How Ghana displaced Nigeria as W ’ Africa ’ s aviation hub

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How Ghana displaced Nigeria as W’Africa’s
aviation hub

By Louis Ibah

After losing its ranking as the largest African
economy to South Africa, it appears that Nigeria is
also on the brink of losing its leadership position,

as the eagle-king of sub-Saharan Africa skies to
next door neighbour, Ghana. Most analysts are
quick to point out that the ongoing economic
recession in the country has not in any way helped
Nigeria’s quest to maintain its stronghold as the
big boy of the sub-region.
In Nigeria, the airlines are grossly over burdened
by taxes and charges from government agencies,
rising overheads, epileptic and excessively priced
aviation fuel of between N200 to N270 per litre,
and scarcity of required for routine oversea’s
repairs and maintenance costs. It is also needed
for purchase of spare parts as they contend with
excessive bank loan interest of 26 per cent, as
well as training of pilots and other technical
personnel abroad on regular basis.
Analysts, however, insist that Nigeria needs a
vibrant aviation industry to drive its transport and
logistics business if its dreams to diversify the
economy and come out of recession are to be
achieved.
But the myriad of challenges earlier listed, coupled
with the economic downturn, have forced some of
the country’s existing airlines to fold up, while
some foreign carriers have similarly parked out of
the country. Every recent attempts to attract new
investors into the industry have yielded no positive
fruits given the weighty challenges facing the
sector.
The good old days
About two years ago, Nigeria had served as the
aviation hub for the West African sub-region. The
aviation sector reform programme launched by
President Goodluck Jonathan led to significant
improvement in the state of infrastructure in 22 of
the nation’s airports and created a new wave of
enthusiasm among Nigerians and airline
passengers. The country’s domestic airlines like
Arik Air, Aero Contractors, Medview and Dana Air
who felt the domestic market had become too
small for them to launch operation into the sub-
regional market. In the good old days, these
Nigerian carriers were enjoying an obvious
monopoly of routes within the sub-region
operating daily scheduled and chartered flights to
countries like Ghana, Togo, The Gambia, Benin
Republic, Liberia, Sierra Leone, Cameroon and even
as far as Sao Tome and Principe. Arik as a
Nigerian carrier was also acting as a quasi-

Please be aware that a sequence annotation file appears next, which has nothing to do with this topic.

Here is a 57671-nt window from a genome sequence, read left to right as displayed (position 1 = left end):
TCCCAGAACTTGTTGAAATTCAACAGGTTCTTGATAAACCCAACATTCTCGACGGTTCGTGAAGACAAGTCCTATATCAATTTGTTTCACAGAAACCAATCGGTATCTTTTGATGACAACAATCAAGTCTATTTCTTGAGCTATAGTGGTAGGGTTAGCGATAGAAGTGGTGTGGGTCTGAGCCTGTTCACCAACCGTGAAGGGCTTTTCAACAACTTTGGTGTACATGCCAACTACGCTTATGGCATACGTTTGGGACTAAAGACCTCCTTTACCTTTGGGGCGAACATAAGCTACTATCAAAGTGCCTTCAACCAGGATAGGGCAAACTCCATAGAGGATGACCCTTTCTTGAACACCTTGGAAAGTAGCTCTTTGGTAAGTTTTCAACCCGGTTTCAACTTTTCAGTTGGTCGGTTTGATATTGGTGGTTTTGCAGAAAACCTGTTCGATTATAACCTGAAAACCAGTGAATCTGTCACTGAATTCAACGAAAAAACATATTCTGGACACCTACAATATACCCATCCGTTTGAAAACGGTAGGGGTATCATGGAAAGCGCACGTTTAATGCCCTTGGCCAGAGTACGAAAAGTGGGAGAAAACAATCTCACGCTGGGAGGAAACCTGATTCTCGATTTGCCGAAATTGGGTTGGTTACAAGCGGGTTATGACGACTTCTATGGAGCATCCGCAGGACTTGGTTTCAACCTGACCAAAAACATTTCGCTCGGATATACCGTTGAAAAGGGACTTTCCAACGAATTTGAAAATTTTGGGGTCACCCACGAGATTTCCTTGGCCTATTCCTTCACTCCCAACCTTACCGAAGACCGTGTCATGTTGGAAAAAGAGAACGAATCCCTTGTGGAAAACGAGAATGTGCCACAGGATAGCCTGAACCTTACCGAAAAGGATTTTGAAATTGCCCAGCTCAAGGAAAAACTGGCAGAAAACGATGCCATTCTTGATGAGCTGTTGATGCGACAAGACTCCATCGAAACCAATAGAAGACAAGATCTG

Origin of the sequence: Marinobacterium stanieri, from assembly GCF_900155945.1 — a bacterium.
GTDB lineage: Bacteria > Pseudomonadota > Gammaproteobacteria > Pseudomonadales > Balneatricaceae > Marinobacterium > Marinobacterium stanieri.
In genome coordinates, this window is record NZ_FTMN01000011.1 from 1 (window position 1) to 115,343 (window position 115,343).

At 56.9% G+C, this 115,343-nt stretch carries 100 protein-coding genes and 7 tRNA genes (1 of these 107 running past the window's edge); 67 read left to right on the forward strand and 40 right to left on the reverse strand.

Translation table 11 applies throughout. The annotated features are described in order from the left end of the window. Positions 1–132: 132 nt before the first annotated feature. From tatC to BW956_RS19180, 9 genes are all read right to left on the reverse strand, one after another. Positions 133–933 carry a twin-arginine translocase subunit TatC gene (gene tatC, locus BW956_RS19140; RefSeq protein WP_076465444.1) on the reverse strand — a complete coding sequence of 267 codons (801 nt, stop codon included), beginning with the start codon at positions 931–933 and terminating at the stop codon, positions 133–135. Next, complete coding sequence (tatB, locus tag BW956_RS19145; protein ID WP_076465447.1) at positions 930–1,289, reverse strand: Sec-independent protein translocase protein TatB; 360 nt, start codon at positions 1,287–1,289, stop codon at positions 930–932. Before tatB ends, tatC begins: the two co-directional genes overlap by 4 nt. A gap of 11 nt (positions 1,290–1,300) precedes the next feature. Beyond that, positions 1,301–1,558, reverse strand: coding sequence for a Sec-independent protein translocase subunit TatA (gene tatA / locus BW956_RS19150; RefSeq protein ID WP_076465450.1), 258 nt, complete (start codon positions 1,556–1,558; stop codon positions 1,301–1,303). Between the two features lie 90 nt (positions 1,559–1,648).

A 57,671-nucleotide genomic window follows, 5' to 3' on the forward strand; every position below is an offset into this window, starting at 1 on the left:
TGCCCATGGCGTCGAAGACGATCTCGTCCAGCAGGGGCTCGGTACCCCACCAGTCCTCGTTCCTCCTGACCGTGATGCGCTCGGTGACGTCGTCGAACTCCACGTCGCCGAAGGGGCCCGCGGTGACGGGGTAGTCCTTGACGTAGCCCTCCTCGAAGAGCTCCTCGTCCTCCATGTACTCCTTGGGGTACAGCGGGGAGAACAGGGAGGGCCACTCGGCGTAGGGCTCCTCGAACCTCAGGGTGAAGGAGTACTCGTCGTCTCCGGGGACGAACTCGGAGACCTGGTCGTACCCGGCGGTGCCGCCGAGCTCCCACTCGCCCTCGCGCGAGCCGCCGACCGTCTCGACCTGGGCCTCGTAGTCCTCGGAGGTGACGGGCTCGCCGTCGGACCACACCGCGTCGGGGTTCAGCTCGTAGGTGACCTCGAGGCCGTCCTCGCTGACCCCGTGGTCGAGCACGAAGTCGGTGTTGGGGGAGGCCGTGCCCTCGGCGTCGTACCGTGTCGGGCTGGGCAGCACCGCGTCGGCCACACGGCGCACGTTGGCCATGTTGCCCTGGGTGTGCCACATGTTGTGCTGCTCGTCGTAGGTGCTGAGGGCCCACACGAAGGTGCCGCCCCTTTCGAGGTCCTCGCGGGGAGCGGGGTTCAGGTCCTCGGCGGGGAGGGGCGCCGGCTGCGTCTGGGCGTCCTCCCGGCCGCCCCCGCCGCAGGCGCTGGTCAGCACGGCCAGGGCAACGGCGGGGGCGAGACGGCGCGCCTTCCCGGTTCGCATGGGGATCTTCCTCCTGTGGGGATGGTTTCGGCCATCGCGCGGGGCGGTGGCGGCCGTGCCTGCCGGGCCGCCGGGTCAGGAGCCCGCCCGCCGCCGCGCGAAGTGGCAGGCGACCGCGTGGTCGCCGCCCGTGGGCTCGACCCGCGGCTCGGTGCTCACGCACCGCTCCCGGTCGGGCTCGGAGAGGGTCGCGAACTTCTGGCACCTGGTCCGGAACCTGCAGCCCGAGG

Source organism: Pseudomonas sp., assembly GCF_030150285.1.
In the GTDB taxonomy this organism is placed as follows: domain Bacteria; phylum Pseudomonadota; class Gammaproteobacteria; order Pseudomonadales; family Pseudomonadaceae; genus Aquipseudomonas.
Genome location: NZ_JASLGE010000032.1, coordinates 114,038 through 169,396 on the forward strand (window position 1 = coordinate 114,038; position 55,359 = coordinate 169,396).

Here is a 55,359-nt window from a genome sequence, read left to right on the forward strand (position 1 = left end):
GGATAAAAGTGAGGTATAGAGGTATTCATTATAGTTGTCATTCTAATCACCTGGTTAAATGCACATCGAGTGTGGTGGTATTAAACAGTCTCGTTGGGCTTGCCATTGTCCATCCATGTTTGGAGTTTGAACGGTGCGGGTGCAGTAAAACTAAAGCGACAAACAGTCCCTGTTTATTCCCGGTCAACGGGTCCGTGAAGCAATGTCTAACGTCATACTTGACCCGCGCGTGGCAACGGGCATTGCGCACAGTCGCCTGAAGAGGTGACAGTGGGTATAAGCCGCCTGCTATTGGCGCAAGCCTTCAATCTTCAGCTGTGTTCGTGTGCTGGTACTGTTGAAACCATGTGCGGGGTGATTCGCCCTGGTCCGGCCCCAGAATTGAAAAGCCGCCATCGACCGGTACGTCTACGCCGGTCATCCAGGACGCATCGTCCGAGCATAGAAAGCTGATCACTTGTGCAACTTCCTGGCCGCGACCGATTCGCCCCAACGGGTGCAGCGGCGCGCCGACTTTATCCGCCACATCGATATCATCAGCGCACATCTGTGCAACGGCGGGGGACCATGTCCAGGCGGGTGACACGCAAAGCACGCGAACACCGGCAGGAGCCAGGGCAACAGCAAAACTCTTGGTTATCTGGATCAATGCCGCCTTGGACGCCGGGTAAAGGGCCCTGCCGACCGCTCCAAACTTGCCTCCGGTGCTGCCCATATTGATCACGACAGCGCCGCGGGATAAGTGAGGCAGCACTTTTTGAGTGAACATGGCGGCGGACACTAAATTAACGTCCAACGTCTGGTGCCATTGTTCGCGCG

national carrier for Benin Republic. The presence of
Nigerian banks, insurance, telecommunications,
entertainment and film, manufacturing, Nigerian
students, and even oil and gas operators in the
sub-region had led to a surge in traffic thus
propelling Nigerian airlines operations into these
routes.
Several years ago, Abuja and Lagos, two of
Nigeria’s major cities also played host to a lot of
trade, diplomatic, health and academic conferences
which also attracted passengers into the country
from the sub-region. The local carriers also
benefitted from uninterrupted supply of aviation
fuel.
Internationally, the Bilateral Air Service Agreement
(BASA) signed by the Nigerian government with 88
countries had similarly led to an influx of
international airlines flying into the Lagos, Enugu,
Abuja, Kano and Port Harcourt airports. The
disposable incomes of Nigerians were also
sufficient to allow them travel all over the world for
vacations and other businesses. Data released by
the Nigerian Civil Aviation Authority (NCAA) in
2014, showed revenues generated by foreign
airlines from ticket sales to be in excess of N231
billion, while local airlines made about N73 billion.
The fortunes recorded by these airlines also meant
more revenues in taxes and royalties to the Federal
Government’s coffers. It also meant a big source
of funding to such regulators and service providers
like the NCAA, Nigerian Airspace Management
Agency (NAMA), the Nigerian College of Aviation
Technology (NCAT), Nigerian Meteorological
Agency (NIMET) and the Accident and Investigation
Bureau (AIB); these agencies take five per cent out
of each ticket sold by any airline in Nigeria to run
their operations.
Bad times
With the Nigerian economy sliding into recession,
the fortunes of the local airline industry also fell
along with it. Two of the carriers (Aero Contractors
and Dana Air) were forced to withdraw their
operations in the West African market, leaving Arik
and Medview, which apparently are struggling to
cope with pressure created by the scarcity of
foreign exchange as well as aviation fuel.
The local airline industry is also said to be hugely
indebted to local banks and service providers in
the industry like Federal Airports Authority of
Nigeria (FAAN), NAMA, Nigerian Civil Aviation
Authority (NCAA) and NIMET. The debts are
estimated to be in the region of N50 billion, an
ugly trend that led to the Asset Management
Company of Nigeria (AMCON) buying over some of
such debts in most of the existing airlines to allow
them to stay in operation. And these challenges
explain why some of these airlines opted to exit
the West African routes.
On the international front, Iberia and United Airlines
withdrew their operations from Nigeria earlier in the
year citing the inability to repatriate earnings made
in Nigeria to their headquarters overseas as a
result of a new Central Bank of Nigeria (CBN)
policy on forex withdrawals. With the exchange rate
of the naira now going for above N412 to $1,
existing foreign airlines have also increased the
cost of air tickets by about 80 per cent to reflect
rising cost of doing business in Nigeria.
It is even rumoured in the industry that other
international airlines could pull out in the months
ahead if the operating environment remains hostile
to their operations. What most local operators
have, however, refused to openly acknowledge is
the large scale fraud going on in the airline
industry. At present for instance, most airlines are